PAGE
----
The Pen and the Chisel: Outlining Ancient Egypt for a Modern European Future
Royal Drawing School, Shoreditch
When Napoleon entered Egypt in force in 1798, he brought an army of draughtsmen alongside his soldiers. Tasked with depicting the country from its smallest insects to the greatest monuments, drawing was intrinsic to the French imperial ambition and would continue to be so as the European continent grew obsessed with the vestiges of a past that seemed to resonate with the ambitions of the present. To this end, drawings functioned as the medium that could bring to light that which was buried, and restore that which was ruined, all the while providing illustrations to a new chapter of the history of art and architecture. In workshops in Paris, scores of engravers and etchers translated these drawings into prints, themselves monumental, fashioning an Egyptian antiquity that was ultimately as totemic of a provisional imperial future as a description of a lost past. This talk reflects on some uses of drawing in the nineteenth-century Europe, when images created passages between the Nile and the Seine.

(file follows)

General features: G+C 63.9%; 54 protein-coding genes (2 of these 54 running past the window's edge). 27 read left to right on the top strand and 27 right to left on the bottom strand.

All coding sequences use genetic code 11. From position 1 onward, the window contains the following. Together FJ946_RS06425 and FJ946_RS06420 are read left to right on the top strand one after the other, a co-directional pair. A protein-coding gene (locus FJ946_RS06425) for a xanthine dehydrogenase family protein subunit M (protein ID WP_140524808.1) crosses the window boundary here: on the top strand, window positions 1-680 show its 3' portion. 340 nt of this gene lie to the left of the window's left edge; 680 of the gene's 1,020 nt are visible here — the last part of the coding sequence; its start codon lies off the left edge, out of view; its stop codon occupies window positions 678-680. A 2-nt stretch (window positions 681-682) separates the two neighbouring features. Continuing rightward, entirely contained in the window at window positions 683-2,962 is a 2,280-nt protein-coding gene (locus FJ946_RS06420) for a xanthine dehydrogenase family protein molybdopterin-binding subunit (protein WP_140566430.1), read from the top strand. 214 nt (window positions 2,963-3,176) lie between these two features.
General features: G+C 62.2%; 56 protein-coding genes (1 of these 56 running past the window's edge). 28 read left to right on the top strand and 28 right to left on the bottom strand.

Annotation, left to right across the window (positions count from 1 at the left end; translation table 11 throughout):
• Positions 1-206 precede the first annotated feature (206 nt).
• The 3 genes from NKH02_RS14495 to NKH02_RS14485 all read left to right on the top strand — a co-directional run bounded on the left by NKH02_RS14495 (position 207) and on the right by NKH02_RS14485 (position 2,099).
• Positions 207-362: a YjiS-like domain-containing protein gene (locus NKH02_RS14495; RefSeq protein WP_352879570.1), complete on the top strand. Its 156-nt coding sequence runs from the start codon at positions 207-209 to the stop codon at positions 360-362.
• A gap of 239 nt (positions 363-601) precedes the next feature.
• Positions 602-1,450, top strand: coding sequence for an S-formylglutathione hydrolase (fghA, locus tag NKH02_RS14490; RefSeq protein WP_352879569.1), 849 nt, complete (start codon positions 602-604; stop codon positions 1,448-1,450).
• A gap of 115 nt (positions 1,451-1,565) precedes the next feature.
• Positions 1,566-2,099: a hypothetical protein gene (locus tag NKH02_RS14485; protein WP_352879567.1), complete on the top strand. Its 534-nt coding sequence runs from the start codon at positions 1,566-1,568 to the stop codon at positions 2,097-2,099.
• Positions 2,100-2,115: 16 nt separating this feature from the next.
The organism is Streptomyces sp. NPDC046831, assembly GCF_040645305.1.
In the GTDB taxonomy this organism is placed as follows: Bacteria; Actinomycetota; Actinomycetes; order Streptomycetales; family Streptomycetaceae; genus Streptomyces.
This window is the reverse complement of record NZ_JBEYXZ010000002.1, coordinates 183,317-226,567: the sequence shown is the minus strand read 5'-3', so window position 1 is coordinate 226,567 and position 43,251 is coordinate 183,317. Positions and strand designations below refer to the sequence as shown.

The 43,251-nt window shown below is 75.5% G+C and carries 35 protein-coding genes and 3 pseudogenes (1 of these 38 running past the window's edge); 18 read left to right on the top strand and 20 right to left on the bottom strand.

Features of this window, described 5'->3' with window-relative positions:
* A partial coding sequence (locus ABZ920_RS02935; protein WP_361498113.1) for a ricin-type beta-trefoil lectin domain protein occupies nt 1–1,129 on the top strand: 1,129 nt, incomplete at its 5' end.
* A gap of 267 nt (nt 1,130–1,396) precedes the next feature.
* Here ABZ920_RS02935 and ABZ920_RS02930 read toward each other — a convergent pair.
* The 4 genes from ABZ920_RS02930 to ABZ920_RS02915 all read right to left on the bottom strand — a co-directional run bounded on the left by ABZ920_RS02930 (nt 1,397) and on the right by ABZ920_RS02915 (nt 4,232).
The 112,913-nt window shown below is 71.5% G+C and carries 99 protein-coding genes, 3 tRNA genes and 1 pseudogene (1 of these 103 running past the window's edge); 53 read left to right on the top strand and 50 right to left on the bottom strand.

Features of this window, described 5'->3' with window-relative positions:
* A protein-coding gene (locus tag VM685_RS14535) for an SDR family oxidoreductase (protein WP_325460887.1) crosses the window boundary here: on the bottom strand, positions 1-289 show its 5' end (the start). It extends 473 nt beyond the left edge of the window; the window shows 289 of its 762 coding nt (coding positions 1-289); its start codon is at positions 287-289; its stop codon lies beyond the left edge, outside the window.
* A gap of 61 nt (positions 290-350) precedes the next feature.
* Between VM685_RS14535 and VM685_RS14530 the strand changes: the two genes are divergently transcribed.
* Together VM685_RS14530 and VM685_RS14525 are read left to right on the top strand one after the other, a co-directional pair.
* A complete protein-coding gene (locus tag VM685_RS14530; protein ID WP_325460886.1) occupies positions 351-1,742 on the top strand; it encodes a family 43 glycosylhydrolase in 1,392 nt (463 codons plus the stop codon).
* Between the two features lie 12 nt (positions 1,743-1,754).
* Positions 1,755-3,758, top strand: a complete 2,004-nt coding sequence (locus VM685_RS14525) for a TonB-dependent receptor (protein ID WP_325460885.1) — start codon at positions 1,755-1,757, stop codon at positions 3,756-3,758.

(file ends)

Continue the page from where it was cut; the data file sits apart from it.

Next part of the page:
Eirik Bøhn is an art historian. He is the editor and curator, alongside Mari Lending and Tim Anstey, of Images of Egypt, a book and exhibition exploring how representations of ancient Egypt across different media invented and fragmented Egypt for modern, Western sensibilities. Currently part of the research project Printing the Past: Architecture, Print Culture, and Uses of the Past in Modern Europe (PriArc), he writes about Egyptian antiquity as it was conjured through European printmaking in the nineteenth century.
Image: ‘Thèbes, Karnak. Élévation perspective de la porte du sud.’ Engraving by V. Texier and E. Bovinet after a drawing by M. Lancret with figures etched by J. Duplessi-Bertaux, 1812. From Description de l’Égypte. Antiquités planches, vol. III, pl. 51. The New York Public Library.